For the libraries of today, it is quite natural to examine the possibilities for developing the local library’s services through new partnerships. Here collaboration with enthusiastic volunteers in the local community springs to mind. Experience has taught us that this kind of collaboration can enhance the value of the local library. But how does one involve the volunteers in a constructive way, which considers the interest of volunteers as well as the library staff?
For several years, Billund and Ikast-Brande Libraries in Jutland have enjoyed a close collaboration with volunteers about libraries in small urban communities. As far as the volunteers are concerned, the background for this collaboration is i.a. a strong wish to sustain and vitalize cultural offers locally, and for the libraries, it is a question of the undoubted advantage of having a clearly defined collaboration group, which can communicate the library’s offers, assist in practical tasks – and primarily act as local ‘library ambassadors’.
In the project Active citizenship (2012) the two municipalities have charted and systematized the collaboration with volunteers and developed models and recommendations, which will be described in the following. The project was carried out with financial support from the Danish Agency for Culture.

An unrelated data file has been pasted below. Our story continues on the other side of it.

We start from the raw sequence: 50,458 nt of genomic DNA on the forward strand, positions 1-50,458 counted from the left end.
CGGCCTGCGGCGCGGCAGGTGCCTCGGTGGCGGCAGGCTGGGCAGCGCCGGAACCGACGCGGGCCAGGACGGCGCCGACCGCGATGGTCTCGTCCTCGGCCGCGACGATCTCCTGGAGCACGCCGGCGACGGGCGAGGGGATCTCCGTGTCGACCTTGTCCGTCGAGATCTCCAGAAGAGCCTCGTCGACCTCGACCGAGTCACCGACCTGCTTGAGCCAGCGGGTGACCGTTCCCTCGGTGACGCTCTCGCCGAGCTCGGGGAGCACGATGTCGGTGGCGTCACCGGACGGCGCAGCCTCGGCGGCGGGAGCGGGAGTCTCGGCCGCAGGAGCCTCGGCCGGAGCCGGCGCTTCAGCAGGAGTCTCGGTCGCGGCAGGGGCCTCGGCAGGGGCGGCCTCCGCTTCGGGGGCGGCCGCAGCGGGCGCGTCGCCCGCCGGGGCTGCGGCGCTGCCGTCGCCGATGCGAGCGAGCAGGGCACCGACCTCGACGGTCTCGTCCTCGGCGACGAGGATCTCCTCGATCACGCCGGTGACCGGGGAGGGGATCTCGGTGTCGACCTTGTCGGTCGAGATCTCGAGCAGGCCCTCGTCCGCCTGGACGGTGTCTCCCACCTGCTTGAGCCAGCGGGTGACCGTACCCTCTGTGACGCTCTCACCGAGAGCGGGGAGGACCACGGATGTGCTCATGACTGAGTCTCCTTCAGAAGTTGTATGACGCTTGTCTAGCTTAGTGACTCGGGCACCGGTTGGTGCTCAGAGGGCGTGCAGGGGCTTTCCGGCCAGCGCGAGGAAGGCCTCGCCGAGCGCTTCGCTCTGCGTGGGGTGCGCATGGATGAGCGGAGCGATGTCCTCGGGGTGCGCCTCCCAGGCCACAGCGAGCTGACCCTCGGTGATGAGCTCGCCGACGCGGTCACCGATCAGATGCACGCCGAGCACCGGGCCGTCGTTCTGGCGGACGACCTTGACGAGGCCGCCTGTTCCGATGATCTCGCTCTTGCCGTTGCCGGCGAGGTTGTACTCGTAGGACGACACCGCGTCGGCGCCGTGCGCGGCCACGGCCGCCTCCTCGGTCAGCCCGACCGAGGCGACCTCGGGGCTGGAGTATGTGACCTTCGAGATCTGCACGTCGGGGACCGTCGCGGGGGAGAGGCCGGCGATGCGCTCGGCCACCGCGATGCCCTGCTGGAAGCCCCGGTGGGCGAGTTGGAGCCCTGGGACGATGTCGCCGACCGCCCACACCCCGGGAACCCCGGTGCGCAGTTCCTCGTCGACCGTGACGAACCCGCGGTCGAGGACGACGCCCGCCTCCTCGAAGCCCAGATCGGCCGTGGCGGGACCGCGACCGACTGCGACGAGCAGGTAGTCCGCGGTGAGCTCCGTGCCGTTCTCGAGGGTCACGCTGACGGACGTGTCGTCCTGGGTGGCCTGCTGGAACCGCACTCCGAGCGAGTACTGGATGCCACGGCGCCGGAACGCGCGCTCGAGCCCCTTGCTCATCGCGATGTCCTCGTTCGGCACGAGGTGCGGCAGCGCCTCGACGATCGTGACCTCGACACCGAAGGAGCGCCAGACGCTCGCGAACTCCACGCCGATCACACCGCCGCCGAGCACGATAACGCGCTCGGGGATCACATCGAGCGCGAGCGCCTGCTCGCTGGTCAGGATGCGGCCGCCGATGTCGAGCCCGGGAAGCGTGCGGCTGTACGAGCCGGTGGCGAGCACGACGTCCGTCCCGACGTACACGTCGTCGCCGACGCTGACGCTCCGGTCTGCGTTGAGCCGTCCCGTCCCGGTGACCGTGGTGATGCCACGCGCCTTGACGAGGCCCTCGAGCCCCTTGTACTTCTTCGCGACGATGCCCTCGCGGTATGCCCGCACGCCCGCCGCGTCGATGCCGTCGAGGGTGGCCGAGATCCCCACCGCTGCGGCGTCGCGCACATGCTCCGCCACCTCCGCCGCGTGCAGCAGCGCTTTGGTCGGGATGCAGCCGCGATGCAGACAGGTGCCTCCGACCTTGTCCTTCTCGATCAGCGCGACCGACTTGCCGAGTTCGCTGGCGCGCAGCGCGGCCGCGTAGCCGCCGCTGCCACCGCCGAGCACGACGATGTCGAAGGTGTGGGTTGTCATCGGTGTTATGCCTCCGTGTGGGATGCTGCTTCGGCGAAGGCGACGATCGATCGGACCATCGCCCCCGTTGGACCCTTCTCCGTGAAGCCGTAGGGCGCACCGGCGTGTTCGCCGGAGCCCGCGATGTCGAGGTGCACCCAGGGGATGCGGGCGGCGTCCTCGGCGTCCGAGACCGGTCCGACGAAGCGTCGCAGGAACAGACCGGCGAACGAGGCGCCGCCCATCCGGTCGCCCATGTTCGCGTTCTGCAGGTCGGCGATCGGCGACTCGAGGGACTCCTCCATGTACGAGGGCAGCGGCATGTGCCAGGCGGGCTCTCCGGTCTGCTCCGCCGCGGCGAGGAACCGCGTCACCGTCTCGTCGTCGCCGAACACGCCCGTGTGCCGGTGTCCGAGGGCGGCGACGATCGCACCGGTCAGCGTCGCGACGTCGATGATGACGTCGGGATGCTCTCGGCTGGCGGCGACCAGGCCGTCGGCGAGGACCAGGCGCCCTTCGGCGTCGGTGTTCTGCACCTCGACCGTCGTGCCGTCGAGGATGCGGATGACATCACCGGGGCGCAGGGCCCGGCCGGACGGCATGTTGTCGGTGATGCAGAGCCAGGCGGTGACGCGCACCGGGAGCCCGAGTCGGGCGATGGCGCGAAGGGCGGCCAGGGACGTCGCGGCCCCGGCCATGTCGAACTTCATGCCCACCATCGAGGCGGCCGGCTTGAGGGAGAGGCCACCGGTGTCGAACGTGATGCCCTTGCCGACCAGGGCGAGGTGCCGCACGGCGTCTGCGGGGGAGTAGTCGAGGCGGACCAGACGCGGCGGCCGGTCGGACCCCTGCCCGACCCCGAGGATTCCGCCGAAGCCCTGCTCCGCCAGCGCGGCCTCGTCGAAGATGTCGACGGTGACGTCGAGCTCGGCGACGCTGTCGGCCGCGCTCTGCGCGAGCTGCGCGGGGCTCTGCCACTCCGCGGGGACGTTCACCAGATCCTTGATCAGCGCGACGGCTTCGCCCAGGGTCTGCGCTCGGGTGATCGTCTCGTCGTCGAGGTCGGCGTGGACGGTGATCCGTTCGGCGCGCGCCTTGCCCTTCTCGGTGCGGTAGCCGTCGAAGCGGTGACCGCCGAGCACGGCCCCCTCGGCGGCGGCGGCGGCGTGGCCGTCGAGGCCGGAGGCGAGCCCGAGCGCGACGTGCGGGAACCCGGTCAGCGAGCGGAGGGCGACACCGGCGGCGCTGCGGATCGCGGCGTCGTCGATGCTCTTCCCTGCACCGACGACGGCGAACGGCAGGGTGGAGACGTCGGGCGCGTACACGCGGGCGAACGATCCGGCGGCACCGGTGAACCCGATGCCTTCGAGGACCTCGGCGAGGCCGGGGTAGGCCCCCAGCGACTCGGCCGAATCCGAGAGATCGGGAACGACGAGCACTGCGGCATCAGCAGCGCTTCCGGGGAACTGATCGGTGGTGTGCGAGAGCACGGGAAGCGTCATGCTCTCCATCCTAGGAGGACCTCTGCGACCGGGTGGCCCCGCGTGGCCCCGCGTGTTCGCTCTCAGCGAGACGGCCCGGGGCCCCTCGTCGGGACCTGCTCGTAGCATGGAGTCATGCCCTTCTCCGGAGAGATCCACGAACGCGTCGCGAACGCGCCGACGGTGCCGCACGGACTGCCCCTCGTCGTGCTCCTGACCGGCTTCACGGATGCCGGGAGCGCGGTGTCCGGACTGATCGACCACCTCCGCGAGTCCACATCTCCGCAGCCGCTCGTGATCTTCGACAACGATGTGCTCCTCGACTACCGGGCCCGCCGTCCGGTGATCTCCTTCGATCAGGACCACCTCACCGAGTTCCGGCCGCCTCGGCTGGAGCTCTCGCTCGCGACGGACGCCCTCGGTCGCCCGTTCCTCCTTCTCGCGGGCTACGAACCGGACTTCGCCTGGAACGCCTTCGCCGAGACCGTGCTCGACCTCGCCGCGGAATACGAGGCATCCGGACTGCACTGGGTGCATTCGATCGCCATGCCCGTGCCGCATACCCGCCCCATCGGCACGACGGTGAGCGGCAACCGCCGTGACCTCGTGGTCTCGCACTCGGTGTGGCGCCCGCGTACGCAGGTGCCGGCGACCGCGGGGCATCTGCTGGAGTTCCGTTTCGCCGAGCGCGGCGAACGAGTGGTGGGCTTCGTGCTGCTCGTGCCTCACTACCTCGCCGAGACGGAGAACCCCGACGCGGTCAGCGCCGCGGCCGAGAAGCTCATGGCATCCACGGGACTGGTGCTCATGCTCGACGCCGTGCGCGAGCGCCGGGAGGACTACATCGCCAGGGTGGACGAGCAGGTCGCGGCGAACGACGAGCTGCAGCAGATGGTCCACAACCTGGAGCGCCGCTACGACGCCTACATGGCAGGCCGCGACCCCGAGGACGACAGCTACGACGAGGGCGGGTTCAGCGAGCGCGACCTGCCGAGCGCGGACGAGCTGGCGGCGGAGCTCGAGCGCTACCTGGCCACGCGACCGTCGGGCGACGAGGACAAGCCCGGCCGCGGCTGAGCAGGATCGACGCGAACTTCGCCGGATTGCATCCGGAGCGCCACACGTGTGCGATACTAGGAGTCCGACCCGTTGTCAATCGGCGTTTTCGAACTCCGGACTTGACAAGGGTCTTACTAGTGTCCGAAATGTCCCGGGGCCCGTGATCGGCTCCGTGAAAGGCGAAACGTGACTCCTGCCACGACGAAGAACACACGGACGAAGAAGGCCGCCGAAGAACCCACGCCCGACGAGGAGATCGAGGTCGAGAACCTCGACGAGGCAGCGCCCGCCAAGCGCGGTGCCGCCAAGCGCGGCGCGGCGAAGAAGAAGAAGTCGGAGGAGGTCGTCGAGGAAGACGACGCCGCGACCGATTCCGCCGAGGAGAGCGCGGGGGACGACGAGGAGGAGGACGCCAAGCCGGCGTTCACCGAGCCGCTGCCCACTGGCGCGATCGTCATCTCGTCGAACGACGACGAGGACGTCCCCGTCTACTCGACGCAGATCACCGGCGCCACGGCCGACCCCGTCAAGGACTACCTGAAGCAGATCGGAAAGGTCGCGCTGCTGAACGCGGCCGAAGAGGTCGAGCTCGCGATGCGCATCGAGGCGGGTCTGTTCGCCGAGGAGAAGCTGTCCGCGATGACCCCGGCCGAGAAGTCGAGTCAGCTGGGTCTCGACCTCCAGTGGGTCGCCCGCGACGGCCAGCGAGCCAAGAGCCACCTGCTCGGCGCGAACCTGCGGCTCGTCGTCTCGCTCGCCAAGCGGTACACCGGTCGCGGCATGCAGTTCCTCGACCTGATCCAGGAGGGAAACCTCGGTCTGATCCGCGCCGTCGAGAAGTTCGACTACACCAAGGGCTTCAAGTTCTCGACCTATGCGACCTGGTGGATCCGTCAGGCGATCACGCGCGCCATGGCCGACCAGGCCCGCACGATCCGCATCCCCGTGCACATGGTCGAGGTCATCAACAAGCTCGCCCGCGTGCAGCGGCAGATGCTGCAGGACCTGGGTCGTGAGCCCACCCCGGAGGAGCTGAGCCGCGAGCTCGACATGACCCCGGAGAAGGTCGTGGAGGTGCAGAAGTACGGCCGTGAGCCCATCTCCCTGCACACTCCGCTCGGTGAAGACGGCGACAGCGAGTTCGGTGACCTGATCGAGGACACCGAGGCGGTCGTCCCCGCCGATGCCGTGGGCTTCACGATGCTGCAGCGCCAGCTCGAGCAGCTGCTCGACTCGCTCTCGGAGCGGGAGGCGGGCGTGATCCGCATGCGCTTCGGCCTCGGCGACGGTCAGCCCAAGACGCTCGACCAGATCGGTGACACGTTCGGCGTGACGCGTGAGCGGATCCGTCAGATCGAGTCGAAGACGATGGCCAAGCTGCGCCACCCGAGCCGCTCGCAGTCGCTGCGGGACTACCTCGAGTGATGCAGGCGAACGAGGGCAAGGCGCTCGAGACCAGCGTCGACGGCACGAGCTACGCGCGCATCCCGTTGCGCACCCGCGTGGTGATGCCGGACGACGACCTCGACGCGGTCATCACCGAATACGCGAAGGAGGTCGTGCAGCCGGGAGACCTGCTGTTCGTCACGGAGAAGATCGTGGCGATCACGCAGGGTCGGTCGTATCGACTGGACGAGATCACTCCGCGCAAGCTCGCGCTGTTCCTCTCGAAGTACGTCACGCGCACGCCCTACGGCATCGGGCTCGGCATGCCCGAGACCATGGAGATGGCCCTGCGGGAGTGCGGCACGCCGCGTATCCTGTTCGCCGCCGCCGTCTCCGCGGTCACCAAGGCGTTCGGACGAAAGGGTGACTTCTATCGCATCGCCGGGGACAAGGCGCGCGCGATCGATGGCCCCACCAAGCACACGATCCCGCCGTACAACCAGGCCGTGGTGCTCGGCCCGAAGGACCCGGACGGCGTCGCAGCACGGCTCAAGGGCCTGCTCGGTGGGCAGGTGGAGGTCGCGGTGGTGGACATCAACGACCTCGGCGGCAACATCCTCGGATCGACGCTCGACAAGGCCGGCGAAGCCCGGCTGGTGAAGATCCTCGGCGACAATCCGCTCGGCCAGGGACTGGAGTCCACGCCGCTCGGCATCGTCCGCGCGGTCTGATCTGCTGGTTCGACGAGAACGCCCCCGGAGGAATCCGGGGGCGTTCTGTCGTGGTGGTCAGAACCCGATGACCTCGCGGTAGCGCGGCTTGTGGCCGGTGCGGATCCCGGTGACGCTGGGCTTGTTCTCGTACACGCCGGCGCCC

Volunteers as staff
The volunteers should become a natural part of the library organization and not just undertake isolated tasks. There should be frequent meetings, so that volunteers and staff get to know each other well, and the borderlines between ‘us’ and ‘them’ are removed. The shared feeling of responsibility in relation to the local library is the glue that unites volunteers and staff and creates synergy.
Management should incorporate the collaboration with volunteers in the personnel policy and enter into a dialogue with the volunteers about their approach to and experiences of the collaboration.
Objectives and action plans for the collaboration in the local library should be worked out in order to provide a common frame of reference for staff as well as volunteers – so that, for example, the staff do not feel that the volunteers are taking the work away from them.
Clarification and development of competences is another important area. The volunteers possess widely differing competences and expectations in relation to the partnership, and it is essential to clarify both aspects before each volunteer starts work.
Library staff need to develop their competences in terms of directing and developing the collaboration. They should, for example, be able to facilitate processes and motivate volunteers. Conflict management and people skills are also very important competences.
Communication and information might pose challenges to the collaboration between permanent staff and volunteers. The volunteers need to be well informed in terms of the library’s services, activities and new initiatives to enable them to act as ‘library ambassadors’. Guidelines should therefore be prepared for this area of collaboration.
Our project shows that when collaboration with volunteers is based on respect, appreciation and professionalism, the possibilities of sustaining and strengthening the local library offer are very good, indeed. The collaboration also offers the potential for developing a comprehensive library service in the municipality and improving it even further. I would, therefore, wholeheartedly encourage the partnership with volunteers.
In connection with the project, a manual has been published: Volunteers in the library, which can be downloaded via Billund Libraries’ homepage.